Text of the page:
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Message: 8450 - Contents - Hide Contents Date: Fri, 21 Nov 2003 16:55:55 Subject: Re: "does not work in the 11-limit" From: Manuel Op de Coul>I already do MTS -- if that means "Most Things Slowly." ;-)Scala seq files are eminently suitable for that :-)>But seriously, I don't know what you're referring to by "MTS". >Please enlighten me.The MIDI Tuning Standard. Some softsynths support it. It has better resolution than pitch bends, and no inherent channel limitation. See the MMM archive for more info. Manuel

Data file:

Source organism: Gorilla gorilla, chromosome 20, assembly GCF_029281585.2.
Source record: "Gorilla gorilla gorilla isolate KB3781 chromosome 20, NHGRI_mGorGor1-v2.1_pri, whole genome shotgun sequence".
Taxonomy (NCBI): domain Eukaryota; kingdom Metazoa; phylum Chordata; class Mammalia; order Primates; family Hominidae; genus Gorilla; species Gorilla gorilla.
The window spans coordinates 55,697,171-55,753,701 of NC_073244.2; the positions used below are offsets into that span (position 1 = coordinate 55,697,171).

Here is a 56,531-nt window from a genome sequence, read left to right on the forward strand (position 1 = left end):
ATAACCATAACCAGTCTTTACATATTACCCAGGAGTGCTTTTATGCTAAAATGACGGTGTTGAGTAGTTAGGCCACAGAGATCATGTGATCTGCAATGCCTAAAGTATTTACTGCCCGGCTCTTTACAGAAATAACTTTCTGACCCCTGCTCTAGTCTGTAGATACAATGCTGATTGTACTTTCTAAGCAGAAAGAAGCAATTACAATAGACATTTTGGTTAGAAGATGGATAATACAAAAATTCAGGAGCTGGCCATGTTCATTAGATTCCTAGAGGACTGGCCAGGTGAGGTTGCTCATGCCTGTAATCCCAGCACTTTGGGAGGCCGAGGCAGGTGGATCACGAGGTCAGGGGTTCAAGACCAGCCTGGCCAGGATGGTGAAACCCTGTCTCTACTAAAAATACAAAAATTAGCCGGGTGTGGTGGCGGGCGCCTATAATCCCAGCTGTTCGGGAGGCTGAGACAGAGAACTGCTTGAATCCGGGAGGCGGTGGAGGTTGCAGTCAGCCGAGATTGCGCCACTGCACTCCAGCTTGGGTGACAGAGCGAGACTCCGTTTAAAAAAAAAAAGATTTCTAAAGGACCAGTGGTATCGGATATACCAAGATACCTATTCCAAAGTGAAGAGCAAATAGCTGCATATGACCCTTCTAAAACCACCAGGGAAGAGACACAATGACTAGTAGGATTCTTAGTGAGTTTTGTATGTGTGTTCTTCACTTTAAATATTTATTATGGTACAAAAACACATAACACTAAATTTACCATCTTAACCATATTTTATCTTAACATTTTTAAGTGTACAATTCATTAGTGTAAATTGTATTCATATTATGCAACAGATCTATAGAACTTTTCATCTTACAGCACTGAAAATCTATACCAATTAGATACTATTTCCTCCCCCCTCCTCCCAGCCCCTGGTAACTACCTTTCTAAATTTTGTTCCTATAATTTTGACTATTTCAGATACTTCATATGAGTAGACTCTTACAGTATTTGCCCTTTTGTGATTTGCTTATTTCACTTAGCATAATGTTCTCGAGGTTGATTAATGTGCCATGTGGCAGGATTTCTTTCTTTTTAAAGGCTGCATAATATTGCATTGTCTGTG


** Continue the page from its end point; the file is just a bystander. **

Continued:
Message: 8451 - Contents - Hide Contents Date: Fri, 21 Nov 2003 03:27:26 Subject: Re: Definition of val etc. From: Dave Keenan --- In tuning-math@xxxxxxxxxxx.xxxx "monz" <monz@a...> wrote:> hi Dave, > > > thanks *very* much for these suggestions. > just a couple of things before i actually do > incorporate them ... > > > in general, the shortest and most compact terminology > is the one that gets the most use anyway, and the one > i prefer to promote.It isn't that simple. Yes the shortest one gets the most use, but is least meaningful to a newbie. There is no need to "promote" the shortest term, it's shortness is all the promotion it needs. It's nice to have a path of gradual tradeoff between descriptiveness and shortness. Often the shortest term will have some ambiguity. For example it may be used to refer to two or more slightly different kinds of thing, but in any particular discussion only one will be relevant. At the start of the discussion you will use the most explicit term and as you get into it you shorten it, and we say the meaning is made clear from the context. And sometimes other possible meanings for the same short term only become apparent later (as you describe happening with "vector" below). So I think it is best to put the specific definition with the term that is most specific, or carries the most "context" with it.> thus, i think that the nice new definition you gave > below should be that for "map", with all the other > terms pointing to *it*.I guess I'm not too worried about this, so long as links take you to the definition from all the equivalent terms.> and likewise for "monzo". > > ... of course i also have my own reasons for promoting > that particular term. ;-)I've been meaning to talk to you about that. :-) Don't you thing you're famous enough already? The tuning dictionary alone should be sufficient. And you've got the monzisma (although I can never remember even roughly how small that is, or what prime factors it has other besides 2 and 3 ;-). Really, the term "monzo" has exactly the same problem as "val" to the uninitiated, complete and utter meaninglessness. The only reason I haven't objected to this until now is that (a) I didn't want to offend you (I still don't), and (b) I didn't have a good suggestion for something to replace it, as the ultimate shortening of "prime exponent vector", except "vector", which, as you point out, is a bit too general. Even a map (val) can be called a vector. But somehow we managed to get by without any other terms for at least the last 5 years! How long have you been using them Monz? So I have to ask why do we need one now? I did think of "expo". The only problem is that it starts with a vowel, so adding the latin number prefixes is awkward. "bi-expo", "tri-expo".> also, i believe that "vector" should retain its general > defintion. there's another term "interval vector" which > i haven't yet put in the Dictionary but which is common > currency in atonal music-theory.Fair enough. But as it stands, your definition of "vector" is exactly what we're now calling a "monzo", except for the second sentence. By the way, everybody, It seems we should not be using the terms "n-vector", or "4-vector", "5-vector" etc, to refer to grade-n multivectors in the Grassman algebra. According to mathworld this already means n-dimensional vector. n-Vector -- from MathWorld * [with cont.] However, "bivector" apparently means grade-n multivector Bivector -- from MathWorld * [with cont.] Could it be that I've caught Gene out on a matter of mathematical rigour here? :-) And so when specifying the grade I suggest we use the latin prefixes all the way up. See Numerical Adjectives, Greek and Latin Number P... * [with cont.] (Wayb.) How about (uni)vector bivector trivector quadrivector quintivector sexivector septivector octivector nonivector decivector If we ever need something beyond that, I think we should just write "grade-11-multivector". If you wrote simply "11-vector", a newbie will most likely assume you mean a vector with 11 components, an 11-dimensional vector. Same goes for the maps. I'm pleased to find there's no conflicting definition for bimaps etc., or even n-maps, in Mathworld. Now all we have to settle is whether a 6D-bivector is one with 6 components (7-limit) or one with 6C2 = 15 components (13-limit)?